A group of scientists have found a bevy of new materials that can be potentially used in solar fuels.
Researchers at Caltech and Lawrence Berkeley National Laboratory have developed a process that speeds up the discovery of commercially viable solar fuels that could replace coal, oil and other fossil fuels.
Solar fuels are created using only sunlight, water and carbon dioxide and researchers are exploring a range of target fuels including hydrogen gas and liquid hydrocarbons, where producing any of these fuels involve splitting water.
In a water molecule, the hydrogen atoms are extracted and then can be reunited to create highly flammable hydrogen gas or combined with carbon dioxide to create hydrocarbon fuels. This would create a plentiful and renewable energy source.
However, water molecules do not simply break down when sunlight shine on them and need assistance from a solar-powered catalyst.
Scientists have been attempting to develop low-cost and efficient materials called photoanodes that are capable of splitting water using visible light as an energy source.
In the last 40 years, researchers have only identified 16 photoanode materials. However, a new high-throughput method of identifying new materials had led to 12 promising leads for new photoanodes.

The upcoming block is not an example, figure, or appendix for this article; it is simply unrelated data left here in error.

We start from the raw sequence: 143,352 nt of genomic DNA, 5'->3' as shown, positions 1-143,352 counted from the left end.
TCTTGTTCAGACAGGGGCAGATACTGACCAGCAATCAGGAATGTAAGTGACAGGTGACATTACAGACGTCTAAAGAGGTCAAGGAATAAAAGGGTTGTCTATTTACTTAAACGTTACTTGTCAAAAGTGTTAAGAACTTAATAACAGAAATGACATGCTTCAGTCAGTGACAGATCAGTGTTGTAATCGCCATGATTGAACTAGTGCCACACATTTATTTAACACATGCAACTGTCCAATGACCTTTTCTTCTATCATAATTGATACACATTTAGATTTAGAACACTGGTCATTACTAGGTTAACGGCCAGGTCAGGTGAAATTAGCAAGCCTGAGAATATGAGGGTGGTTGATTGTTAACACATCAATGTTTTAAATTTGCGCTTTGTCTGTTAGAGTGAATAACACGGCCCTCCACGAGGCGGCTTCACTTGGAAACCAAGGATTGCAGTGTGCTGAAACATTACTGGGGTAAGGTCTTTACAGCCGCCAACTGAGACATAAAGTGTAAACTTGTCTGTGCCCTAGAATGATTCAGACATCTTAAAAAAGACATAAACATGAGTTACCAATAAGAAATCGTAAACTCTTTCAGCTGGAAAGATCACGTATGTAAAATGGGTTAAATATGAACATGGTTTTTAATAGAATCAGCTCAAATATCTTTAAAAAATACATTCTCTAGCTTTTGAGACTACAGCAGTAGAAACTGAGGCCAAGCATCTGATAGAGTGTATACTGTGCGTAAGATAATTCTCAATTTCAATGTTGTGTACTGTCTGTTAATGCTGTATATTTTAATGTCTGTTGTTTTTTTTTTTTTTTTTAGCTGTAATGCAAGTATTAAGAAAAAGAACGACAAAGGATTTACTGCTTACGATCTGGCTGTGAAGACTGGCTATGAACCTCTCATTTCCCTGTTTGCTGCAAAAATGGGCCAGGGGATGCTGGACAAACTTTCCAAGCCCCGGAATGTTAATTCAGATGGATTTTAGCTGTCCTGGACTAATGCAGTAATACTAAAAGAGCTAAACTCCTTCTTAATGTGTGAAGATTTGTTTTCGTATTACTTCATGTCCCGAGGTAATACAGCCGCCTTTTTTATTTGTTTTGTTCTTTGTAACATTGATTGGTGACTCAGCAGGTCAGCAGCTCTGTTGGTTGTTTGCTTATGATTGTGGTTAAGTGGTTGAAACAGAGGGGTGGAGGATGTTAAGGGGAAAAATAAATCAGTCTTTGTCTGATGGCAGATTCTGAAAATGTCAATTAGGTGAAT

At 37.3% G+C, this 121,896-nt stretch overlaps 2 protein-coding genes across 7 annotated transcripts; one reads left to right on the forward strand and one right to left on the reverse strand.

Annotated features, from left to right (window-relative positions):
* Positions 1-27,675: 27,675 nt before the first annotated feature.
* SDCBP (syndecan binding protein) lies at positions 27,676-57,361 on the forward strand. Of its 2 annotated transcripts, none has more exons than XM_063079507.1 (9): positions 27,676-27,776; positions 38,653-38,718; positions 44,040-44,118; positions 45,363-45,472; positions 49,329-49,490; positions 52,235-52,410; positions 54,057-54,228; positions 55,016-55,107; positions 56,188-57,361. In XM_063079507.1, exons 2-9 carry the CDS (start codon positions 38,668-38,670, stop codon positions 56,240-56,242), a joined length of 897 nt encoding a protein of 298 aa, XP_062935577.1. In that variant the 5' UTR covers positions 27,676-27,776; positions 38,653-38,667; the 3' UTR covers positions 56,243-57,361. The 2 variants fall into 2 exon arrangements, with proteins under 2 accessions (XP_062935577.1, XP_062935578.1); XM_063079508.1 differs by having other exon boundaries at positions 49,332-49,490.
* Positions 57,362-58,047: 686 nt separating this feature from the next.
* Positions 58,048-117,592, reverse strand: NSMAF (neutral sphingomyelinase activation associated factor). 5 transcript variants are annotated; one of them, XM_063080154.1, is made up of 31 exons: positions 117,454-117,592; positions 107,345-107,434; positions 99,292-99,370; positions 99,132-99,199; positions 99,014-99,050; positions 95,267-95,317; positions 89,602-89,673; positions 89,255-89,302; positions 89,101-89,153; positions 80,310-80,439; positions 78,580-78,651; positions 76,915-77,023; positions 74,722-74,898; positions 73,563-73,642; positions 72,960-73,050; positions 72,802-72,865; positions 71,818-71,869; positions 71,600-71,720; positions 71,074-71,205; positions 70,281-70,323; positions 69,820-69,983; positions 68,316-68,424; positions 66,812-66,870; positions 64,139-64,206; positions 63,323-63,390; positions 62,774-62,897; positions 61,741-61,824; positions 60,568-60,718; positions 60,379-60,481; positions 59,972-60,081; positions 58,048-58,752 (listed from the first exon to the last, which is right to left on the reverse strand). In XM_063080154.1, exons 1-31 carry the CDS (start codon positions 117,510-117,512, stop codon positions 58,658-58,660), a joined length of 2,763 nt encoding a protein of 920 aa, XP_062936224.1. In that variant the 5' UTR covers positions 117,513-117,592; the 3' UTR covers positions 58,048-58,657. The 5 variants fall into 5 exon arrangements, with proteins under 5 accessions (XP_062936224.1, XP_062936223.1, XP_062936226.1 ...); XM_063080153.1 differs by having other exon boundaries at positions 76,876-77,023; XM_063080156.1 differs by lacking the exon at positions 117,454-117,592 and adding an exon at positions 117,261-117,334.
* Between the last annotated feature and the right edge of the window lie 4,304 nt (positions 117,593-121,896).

“This integration of theory and experiment is a blueprint for conducting research in an increasingly interdisciplinary world,” John Gregoire, the Joint Center for Artificial Photosynthesis thrust coordinator for Photoelectrocatalysis and leader of the High Throughput Experimentation group, said in a statement. “It’s exciting to find 12 new potential photoanodes for making solar fuels but even more so to have a new materials discovery pipeline going forward.”
Berkeley Lab’s Jeffrey Neaton explained the study.
“What is particularly significant about this study, which combines experiment and theory, is that in addition to identifying several new compounds for solar fuel applications we were also able to learn something new about the underlying electronic structure of the materials themselves,” Neaton said in a statement.
Scientists previously relied on cumbersome testing of individual compounds to assess their potential for use in specific applications. However, the new process combines computational and experimental approaches by first mining a materials database for potentially useful compounds and screening it based on the properties of the materials. The researchers then can rapidly test the most promising candidates using high-throughput experimentation.
The research team explored 174 metal vanadates—compounds that contain vanadium and oxygen along with one other element.
According to Gregoire, the research reveals how different choices for the third element can produce materials with different properties and reveals how to “tune” those properties to make a better photoanode.
“The key advance made by the team was to combine the best capabilities enabled by theory and supercomputers with novel high throughput experiments to generate scientific knowledge at an unprecedented rate,” Gregoire said.